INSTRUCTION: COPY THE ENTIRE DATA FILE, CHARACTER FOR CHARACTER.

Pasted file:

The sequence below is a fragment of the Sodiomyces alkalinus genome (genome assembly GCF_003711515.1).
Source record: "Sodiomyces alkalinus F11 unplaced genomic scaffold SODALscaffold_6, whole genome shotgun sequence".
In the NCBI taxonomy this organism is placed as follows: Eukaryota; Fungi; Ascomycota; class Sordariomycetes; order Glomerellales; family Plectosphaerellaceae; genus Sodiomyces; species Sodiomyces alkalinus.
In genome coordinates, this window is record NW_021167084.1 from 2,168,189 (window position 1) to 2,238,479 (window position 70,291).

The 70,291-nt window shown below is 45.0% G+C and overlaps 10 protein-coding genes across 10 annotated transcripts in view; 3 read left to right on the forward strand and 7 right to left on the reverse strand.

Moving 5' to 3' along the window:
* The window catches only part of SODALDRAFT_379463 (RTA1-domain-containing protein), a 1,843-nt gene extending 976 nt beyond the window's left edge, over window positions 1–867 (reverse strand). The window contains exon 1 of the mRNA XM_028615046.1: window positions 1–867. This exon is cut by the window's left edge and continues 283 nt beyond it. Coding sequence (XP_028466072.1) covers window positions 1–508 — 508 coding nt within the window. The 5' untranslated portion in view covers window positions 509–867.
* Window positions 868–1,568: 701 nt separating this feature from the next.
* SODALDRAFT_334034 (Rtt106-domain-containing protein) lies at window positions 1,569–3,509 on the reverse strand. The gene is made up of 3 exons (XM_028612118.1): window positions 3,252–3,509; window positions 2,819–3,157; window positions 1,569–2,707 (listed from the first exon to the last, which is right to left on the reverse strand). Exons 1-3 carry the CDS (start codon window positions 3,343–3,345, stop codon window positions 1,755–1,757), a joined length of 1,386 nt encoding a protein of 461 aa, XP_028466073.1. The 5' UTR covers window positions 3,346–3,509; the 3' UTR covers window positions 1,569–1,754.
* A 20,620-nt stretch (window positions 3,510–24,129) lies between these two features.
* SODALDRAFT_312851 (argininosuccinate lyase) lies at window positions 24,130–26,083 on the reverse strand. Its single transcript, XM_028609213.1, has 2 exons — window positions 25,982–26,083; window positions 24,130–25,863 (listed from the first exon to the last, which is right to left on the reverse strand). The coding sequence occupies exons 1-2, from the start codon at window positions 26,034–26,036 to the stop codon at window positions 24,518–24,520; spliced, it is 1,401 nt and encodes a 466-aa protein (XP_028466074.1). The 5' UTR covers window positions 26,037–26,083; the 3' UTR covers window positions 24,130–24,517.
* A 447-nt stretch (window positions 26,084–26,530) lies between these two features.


The sequence below is a fragment of the Sodiomyces alkalinus genome (genome assembly GCF_003711515.1).
Source record: "Sodiomyces alkalinus F11 unplaced genomic scaffold SODALscaffold_6, whole genome shotgun sequence".
In the NCBI taxonomy this organism is placed as follows: Eukaryota; Fungi; Ascomycota; class Sordariomycetes; order Glomerellales; family Plectosphaerellaceae; genus Sodiomyces; species Sodiomyces alkalinus.
In genome coordinates, this window is record NW_021167084.1 from 2,168,189 (window position 1) to 2,238,479 (window position 70,291).

The 70,291-nt window shown below is 45.0% G+C and overlaps 10 protein-coding genes across 10 annotated transcripts in view; 3 read left to right on the forward strand and 7 right to left on the reverse strand.

Moving 5' to 3' along the window:
* The window catches only part of SODALDRAFT_379463 (RTA1-domain-containing protein), a 1,843-nt gene extending 976 nt beyond the window's left edge, over window positions 1–867 (reverse strand). The window contains exon 1 of the mRNA XM_028615046.1: window positions 1–867. This exon is cut by the window's left edge and continues 283 nt beyond it. Coding sequence (XP_028466072.1) covers window positions 1–508 — 508 coding nt within the window. The 5' untranslated portion in view covers window positions 509–867.
* Window positions 868–1,568: 701 nt separating this feature from the next.
* SODALDRAFT_334034 (Rtt106-domain-containing protein) lies at window positions 1,569–3,509 on the reverse strand. The gene is made up of 3 exons (XM_028612118.1): window positions 3,252–3,509; window positions 2,819–3,157; window positions 1,569–2,707 (listed from the first exon to the last, which is right to left on the reverse strand). Exons 1-3 carry the CDS (start codon window positions 3,343–3,345, stop codon window positions 1,755–1,757), a joined length of 1,386 nt encoding a protein of 461 aa, XP_028466073.1. The 5' UTR covers window positions 3,346–3,509; the 3' UTR covers window positions 1,569–1,754.
* A 20,620-nt stretch (window positions 3,510–24,129) lies between these two features.
* SODALDRAFT_312851 (argininosuccinate lyase) lies at window positions 24,130–26,083 on the reverse strand. Its single transcript, XM_028609213.1, has 2 exons — window positions 25,982–26,083; window positions 24,130–25,863 (listed from the first exon to the last, which is right to left on the reverse strand). The coding sequence occupies exons 1-2, from the start codon at window positions 26,034–26,036 to the stop codon at window positions 24,518–24,520; spliced, it is 1,401 nt and encodes a 466-aa protein (XP_028466074.1). The 5' UTR covers window positions 26,037–26,083; the 3' UTR covers window positions 24,130–24,517.
* A 447-nt stretch (window positions 26,084–26,530) lies between these two features.